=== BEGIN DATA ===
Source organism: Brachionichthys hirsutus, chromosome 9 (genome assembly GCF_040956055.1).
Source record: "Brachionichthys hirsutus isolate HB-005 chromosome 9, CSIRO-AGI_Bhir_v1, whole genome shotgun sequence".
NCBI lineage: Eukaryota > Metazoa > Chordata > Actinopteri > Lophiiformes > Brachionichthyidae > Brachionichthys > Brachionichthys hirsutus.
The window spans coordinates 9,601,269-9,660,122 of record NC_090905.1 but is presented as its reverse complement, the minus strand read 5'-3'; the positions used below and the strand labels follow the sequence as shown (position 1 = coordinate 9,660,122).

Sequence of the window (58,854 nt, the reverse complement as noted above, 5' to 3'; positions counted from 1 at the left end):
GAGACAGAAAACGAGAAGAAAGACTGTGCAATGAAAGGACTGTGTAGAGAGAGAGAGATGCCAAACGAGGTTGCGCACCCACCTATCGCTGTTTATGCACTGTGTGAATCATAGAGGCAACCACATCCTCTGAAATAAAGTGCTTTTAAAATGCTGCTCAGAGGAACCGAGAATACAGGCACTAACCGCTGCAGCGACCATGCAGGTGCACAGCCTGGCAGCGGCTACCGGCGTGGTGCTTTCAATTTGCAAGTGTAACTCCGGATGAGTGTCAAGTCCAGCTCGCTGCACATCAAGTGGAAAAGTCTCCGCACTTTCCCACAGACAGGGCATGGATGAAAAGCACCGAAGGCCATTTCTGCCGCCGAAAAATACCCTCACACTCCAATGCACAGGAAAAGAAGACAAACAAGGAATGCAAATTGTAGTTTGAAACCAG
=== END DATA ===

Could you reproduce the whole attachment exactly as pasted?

Source organism: Brachionichthys hirsutus, chromosome 9 (genome assembly GCF_040956055.1).
Source record: "Brachionichthys hirsutus isolate HB-005 chromosome 9, CSIRO-AGI_Bhir_v1, whole genome shotgun sequence".
NCBI lineage: Eukaryota > Metazoa > Chordata > Actinopteri > Lophiiformes > Brachionichthyidae > Brachionichthys > Brachionichthys hirsutus.
The window spans coordinates 9,601,269-9,660,122 of record NC_090905.1 but is presented as its reverse complement, the minus strand read 5'-3'; the positions used below and the strand labels follow the sequence as shown (position 1 = coordinate 9,660,122).

Sequence of the window (58,854 nt, the reverse complement as noted above, 5' to 3'; positions counted from 1 at the left end):
GAGACAGAAAACGAGAAGAAAGACTGTGCAATGAAAGGACTGTGTAGAGAGAGAGAGATGCCAAACGAGGTTGCGCACCCACCTATCGCTGTTTATGCACTGTGTGAATCATAGAGGCAACCACATCCTCTGAAATAAAGTGCTTTTAAAATGCTGCTCAGAGGAACCGAGAATACAGGCACTAACCGCTGCAGCGACCATGCAGGTGCACAGCCTGGCAGCGGCTACCGGCGTGGTGCTTTCAATTTGCAAGTGTAACTCCGGATGAGTGTCAAGTCCAGCTCGCTGCACATCAAGTGGAAAAGTCTCCGCACTTTCCCACAGACAGGGCATGGATGAAAAGCACCGAAGGCCATTTCTGCCGCCGAAAAATACCCTCACACTCCAATGCACAGGAAAAGAAGACAAACAAGGAATGCAAATTGTAGTTTGAAACCAG